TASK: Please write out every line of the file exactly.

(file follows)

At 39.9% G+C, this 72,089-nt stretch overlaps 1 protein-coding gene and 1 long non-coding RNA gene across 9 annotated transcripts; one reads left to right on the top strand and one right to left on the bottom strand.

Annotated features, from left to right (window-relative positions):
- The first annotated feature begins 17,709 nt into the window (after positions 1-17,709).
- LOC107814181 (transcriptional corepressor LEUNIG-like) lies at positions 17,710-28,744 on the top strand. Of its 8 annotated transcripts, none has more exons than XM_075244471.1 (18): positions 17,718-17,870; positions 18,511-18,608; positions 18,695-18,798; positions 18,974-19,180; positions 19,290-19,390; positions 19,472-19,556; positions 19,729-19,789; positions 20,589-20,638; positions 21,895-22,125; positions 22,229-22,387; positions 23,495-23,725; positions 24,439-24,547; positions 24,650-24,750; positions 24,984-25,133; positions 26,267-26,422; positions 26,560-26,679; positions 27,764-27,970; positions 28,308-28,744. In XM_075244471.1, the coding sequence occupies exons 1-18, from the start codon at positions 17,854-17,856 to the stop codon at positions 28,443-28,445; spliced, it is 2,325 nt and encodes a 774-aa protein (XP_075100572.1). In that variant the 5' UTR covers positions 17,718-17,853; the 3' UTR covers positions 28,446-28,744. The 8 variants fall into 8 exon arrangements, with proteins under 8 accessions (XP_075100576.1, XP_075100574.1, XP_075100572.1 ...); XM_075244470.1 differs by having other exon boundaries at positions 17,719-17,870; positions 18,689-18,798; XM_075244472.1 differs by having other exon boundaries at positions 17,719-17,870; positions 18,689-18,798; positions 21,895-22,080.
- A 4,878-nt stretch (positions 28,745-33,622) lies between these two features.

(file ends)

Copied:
At 39.9% G+C, this 72,089-nt stretch overlaps 1 protein-coding gene and 1 long non-coding RNA gene across 9 annotated transcripts; one reads left to right on the top strand and one right to left on the bottom strand.

Annotated features, from left to right (window-relative positions):
- The first annotated feature begins 17,709 nt into the window (after positions 1-17,709).
- LOC107814181 (transcriptional corepressor LEUNIG-like) lies at positions 17,710-28,744 on the top strand. Of its 8 annotated transcripts, none has more exons than XM_075244471.1 (18): positions 17,718-17,870; positions 18,511-18,608; positions 18,695-18,798; positions 18,974-19,180; positions 19,290-19,390; positions 19,472-19,556; positions 19,729-19,789; positions 20,589-20,638; positions 21,895-22,125; positions 22,229-22,387; positions 23,495-23,725; positions 24,439-24,547; positions 24,650-24,750; positions 24,984-25,133; positions 26,267-26,422; positions 26,560-26,679; positions 27,764-27,970; positions 28,308-28,744. In XM_075244471.1, the coding sequence occupies exons 1-18, from the start codon at positions 17,854-17,856 to the stop codon at positions 28,443-28,445; spliced, it is 2,325 nt and encodes a 774-aa protein (XP_075100572.1). In that variant the 5' UTR covers positions 17,718-17,853; the 3' UTR covers positions 28,446-28,744. The 8 variants fall into 8 exon arrangements, with proteins under 8 accessions (XP_075100576.1, XP_075100574.1, XP_075100572.1 ...); XM_075244470.1 differs by having other exon boundaries at positions 17,719-17,870; positions 18,689-18,798; XM_075244472.1 differs by having other exon boundaries at positions 17,719-17,870; positions 18,689-18,798; positions 21,895-22,080.
- A 4,878-nt stretch (positions 28,745-33,622) lies between these two features.